The Falcon and the Winter Soldier is proving to be every bit the six-part movie — and we just found out who the villain is.
In episode 1, Torres loops Sam into his investigation of the Flag Smashers, an international terrorist group who believe life was better during the Blip and that we should live in a unified, borderless world.
But as episode 2 reveals, there’s a lot more going on.
Sam and Bucky go head-to-head and hand-to-vibranium-arm with the Smashers in a stunning fight sequence set atop two moving trucks — and learn that the Smashers are super soldiers, just like Bucky and Steve. We know from Captain America: Civil War that HYDRA made more Winter Soldiers, but we also know that they’re supposed to be dead thanks to Helmut Zemo. He used them as bait to lure Tony, Steve, and Bucky to Siberia and then murdered the soldiers in their lil pods so the Avengers could fight to the death.
Bucky doesn’t clarify this when Sam mentions “the other Winter Soldiers,” but maybe he’s distracted by their interaction with New Captain America and that highly erotic roll in the grass. Either way: The Flag Smashers aren’t Winter Soldiers.
This is not much of a relief because it means they somehow got their hands on a working version of the super soldier serum, which no one is supposed to have replicated since Erskine’s original formula. Someone is out there manufacturing serum, and manufacturing soldiers who will take it and enforce their Thanosian view of the world.
Enter Power Broker.
These two words uttered by Flag Smasher Karli reveal who’s really behind the new super soldiers. In the comics, Power Broker is Curtiss Jackson, a villain who specifically battles John Walker’s Captain America. Jackson teams up with Dr. Karl Malus to enhance the strength and ability of their clients — experiments that could lead to exactly the strength we see on display with the Flag Smashers.
Power Broker is all about profit. He’s cut deals with wrestlers, heroes, hired muscle, and more. He has connections in the comics to Lamar Hoskins, introduced this episode as Battlestar. If the Flag Smashers are running from his men, it means they didn’t hold up their end of the deal or they took something he wants back.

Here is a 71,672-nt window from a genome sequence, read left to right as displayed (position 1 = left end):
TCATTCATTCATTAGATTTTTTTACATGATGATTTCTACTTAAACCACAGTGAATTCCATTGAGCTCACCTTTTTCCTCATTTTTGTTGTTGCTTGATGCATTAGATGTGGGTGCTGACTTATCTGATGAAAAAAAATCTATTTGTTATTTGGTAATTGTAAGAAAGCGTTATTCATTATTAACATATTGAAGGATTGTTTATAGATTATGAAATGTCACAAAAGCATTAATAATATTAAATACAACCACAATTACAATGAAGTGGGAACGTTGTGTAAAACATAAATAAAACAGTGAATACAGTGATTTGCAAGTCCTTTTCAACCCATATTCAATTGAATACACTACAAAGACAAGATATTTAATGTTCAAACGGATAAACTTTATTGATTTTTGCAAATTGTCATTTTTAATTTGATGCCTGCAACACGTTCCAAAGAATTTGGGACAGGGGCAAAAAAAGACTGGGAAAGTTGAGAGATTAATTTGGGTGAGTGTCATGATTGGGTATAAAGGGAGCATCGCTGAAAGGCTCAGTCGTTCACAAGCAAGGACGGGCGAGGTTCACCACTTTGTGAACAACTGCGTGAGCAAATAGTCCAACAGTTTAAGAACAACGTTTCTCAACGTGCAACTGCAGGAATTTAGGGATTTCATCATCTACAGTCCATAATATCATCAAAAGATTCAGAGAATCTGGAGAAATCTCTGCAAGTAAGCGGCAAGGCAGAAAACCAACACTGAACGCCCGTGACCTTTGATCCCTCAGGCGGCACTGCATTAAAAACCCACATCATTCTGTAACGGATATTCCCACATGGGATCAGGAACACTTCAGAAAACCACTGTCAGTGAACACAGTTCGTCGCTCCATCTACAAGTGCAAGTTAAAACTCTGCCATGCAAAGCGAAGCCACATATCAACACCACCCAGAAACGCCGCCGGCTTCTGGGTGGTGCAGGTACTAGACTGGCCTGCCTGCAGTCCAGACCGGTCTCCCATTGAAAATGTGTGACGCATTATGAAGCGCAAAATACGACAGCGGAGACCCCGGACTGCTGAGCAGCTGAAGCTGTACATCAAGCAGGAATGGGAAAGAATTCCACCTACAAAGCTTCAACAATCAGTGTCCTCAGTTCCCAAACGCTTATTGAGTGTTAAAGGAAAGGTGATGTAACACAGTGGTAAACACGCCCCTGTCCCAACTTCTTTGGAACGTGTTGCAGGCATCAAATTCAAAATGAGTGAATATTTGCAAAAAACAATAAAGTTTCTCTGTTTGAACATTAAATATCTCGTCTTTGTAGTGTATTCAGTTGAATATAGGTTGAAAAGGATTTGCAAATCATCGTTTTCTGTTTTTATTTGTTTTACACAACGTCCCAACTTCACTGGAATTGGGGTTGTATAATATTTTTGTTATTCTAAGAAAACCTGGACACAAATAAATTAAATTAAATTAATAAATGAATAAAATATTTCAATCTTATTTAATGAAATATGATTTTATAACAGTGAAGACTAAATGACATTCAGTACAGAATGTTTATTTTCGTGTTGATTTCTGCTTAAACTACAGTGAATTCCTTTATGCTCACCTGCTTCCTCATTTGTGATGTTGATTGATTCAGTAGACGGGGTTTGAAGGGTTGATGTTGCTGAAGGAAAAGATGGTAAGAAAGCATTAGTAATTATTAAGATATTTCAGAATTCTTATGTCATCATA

In the truck sequence, Bucky believes the Flag Smashers are hijacking a shipment of vaccines. The German man who later gives them shelter says their admirers call them Robin Hood; they’re taking from the rich to give to the poor. That could mean vaccine distribution, but Bucky Barnes is no scientist, so we can’t accept his word on what was in that truck. If the truck was carrying super soldier serum, it would explain why Power Broker chased down the Smashers before they could fly off with their loot.
It also means they plan on giving the serum to ordinary people. In a world where everyone has the strength of Steve Rogers, a super soldier is just a soldier. An Avenger is equally matched with any guy on the street. It’s a level playing field, but one in which many more people are capable of lifting cities into the sky and killing innocent people in the process. The part in particular should resonate with Zemo, who hates enhanced individuals so much that he didn’t think twice about destroying the Winter Soldiers.
Then there’s Walker, who we got to know more this week but still hate on principle. He may be the new Captain America, but he’s no Steve Rogers, in more ways than one. He tested off the charts for physical strength and endurance, but he doesn’t have super strength. If Walker follows the trail to Power Broker, he’ll have the chance to cut a deal and become at least physically matched to his predecessor.
The Falcon and the Winter Soldier airs Fridays on Disney+.
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